As a way of giving back to the community, many camps will host some sort of event during Burning Man. There’s the Skinny Kitty Teahouse which serves tea everyday and has a large party on Thursday night. Or there’s Nectar Village where one can stand in line to receive a steam bath (a welcome respite from the dusty environment). But Camp Let It Go, where I stayed, was on the smaller side, so we hosted a lower key and more therapeutic event. For four hours Thursday afternoon we offered acupressure massages, traditional Swedish massages, and facials. At first I was dreading this event, the idea of giving multiple hours of massages not only seemed exhausting but I (selfishly) wanted to go and do my own thing. It was my first Burn after all, and there was ever so much to do.
If you’ve met me then you know that when I give massages I get really into it. This time was no exception. But this time I didn’t tire. I gave massages constantly for about three hours. I could see how much every single person I massaged appreciated my gift, and this served as inspiration. They sat up feeling refreshed, relaxed, and thankful. That’s why the ‘gift economy’ of Burning Man is so amazing. Since there isn’t money attached to the gifts, people make little attempt to translate what they’ve received into terms of a concrete value system (like money). And if your doing the giving it feels great knowing that you’re small act of selflessness really improved someone’s day. Dan Ariely, a prominent behavioral economist, has a great talk on how money distorts gift giving that he gave at Burning Man last year. You can watch it here.
Perhaps the most emotionally charged place at Burning Man is the Temple. The Temple is an intensely personal place; it absorbs the collective cathartic energy of Burning Man, every year.
Throughout the week people come by the Temple to drop off mementoes to their loved ones. One could find posters dedicated to burners who’d died in the past year, or see posters from parents commemorating their three year old who’d died last year, or letters from boyfriends to lost girlfriends about the anguish they felt. You have to be prepared to see some disturbingly real stuff when you go by the Temple.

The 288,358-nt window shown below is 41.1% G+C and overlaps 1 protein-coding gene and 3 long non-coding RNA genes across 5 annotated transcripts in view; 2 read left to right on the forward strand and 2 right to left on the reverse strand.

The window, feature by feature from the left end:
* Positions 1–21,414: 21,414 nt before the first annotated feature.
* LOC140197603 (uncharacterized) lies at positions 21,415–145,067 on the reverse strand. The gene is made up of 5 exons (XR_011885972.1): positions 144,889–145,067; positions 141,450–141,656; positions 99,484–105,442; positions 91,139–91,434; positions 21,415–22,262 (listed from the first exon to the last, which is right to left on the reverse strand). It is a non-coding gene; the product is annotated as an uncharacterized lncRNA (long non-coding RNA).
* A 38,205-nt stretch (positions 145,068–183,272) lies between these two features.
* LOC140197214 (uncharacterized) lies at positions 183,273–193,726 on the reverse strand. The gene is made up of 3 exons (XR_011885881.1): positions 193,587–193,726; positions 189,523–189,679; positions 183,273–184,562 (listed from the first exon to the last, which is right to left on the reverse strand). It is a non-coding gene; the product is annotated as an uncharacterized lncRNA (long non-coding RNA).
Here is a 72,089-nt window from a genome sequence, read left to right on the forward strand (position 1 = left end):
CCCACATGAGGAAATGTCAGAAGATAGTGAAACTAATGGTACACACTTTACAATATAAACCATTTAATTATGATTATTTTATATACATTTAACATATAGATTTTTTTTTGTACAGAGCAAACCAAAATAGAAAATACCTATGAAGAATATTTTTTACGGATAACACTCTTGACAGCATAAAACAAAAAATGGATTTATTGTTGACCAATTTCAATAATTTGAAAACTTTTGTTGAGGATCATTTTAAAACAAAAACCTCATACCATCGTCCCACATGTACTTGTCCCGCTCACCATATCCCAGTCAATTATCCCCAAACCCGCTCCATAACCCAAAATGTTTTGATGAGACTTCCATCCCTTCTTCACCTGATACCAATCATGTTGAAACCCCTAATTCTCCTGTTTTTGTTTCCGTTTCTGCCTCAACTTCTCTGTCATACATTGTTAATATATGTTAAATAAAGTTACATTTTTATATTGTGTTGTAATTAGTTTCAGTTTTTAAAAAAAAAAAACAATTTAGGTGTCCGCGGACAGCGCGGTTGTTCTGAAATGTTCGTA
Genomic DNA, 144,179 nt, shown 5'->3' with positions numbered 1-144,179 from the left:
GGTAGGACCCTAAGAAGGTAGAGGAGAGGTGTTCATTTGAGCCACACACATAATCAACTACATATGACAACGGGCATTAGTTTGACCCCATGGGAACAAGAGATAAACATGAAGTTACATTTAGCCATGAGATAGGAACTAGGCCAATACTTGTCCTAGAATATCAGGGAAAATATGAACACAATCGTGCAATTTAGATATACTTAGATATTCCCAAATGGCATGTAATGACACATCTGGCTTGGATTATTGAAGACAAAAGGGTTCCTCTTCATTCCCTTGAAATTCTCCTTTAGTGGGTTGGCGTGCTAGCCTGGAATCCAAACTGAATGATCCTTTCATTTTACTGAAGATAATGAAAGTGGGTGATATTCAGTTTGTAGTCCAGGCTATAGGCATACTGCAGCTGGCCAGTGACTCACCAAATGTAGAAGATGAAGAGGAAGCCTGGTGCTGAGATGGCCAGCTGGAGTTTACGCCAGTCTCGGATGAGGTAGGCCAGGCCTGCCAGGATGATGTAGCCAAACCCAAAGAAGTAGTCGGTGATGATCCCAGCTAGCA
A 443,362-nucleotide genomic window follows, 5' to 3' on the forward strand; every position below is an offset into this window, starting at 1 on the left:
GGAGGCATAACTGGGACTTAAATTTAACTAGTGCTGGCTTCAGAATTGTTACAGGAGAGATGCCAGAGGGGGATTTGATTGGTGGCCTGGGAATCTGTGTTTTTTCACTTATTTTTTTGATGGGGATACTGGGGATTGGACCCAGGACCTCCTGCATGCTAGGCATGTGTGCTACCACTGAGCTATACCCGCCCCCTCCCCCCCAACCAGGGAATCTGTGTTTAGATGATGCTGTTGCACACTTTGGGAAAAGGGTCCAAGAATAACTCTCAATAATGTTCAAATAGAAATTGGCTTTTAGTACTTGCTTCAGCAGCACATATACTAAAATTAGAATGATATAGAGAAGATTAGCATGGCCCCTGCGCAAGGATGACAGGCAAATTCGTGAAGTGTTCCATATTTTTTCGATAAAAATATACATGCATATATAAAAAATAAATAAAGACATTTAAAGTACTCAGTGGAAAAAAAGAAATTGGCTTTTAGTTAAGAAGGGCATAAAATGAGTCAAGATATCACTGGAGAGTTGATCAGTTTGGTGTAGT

Saturday morning I went by the Temple, and the emotional energy was so thick you could cut it with a knife. Left and right one heard sobs, sniffles. A woman lay on the ground, performing an Indian chant. People were seated inside, each taking a turn to stand and share their thoughts, much like a Quaker meeting for worship. I must admit I cried that day.
No, I’ve not lost anyone truly close in the past year, and I’m lucky for that. It all lay out in the open, the raw emotion, unadorned and without pretense, the sheer nudity of human feeling and compassion represented in the signs, letters, and pictures strewn about the Temple. It would’ve been inhuman to not react with tears.
I can see already the ways that Burning Man has affected my behavior. Burning Man is a leave no trace event. All the trash you bring in you must pack out. There are no trashcans, so you have to carry it all yourself. People are encouraged to pick up MOOP (matter out of place, the Burning Man neologism for litter) if they see it lying about.
Several days ago I was walking down the street smoking a cigarette. I’m not a litterer but, especially in cities, I will throw my cigarette butts on the ground. I went to throw a butt out a few days ago and paused: “If I could carry around cigarette butts in an Altoids can for a week in the middle of the desert in Nevada, what makes it OK for me to litter them here, in San Francisco.” I promptly folded the butt into an extra gum wrapper in my pocket and moved along.
Burning Man is a truly special experience. It’s the closest thing to a living ideal of human interaction, expression, and community that I’ve ever participated in. I’m definitely “returning home,” at the end of next August. I wouldn’t miss it for the world.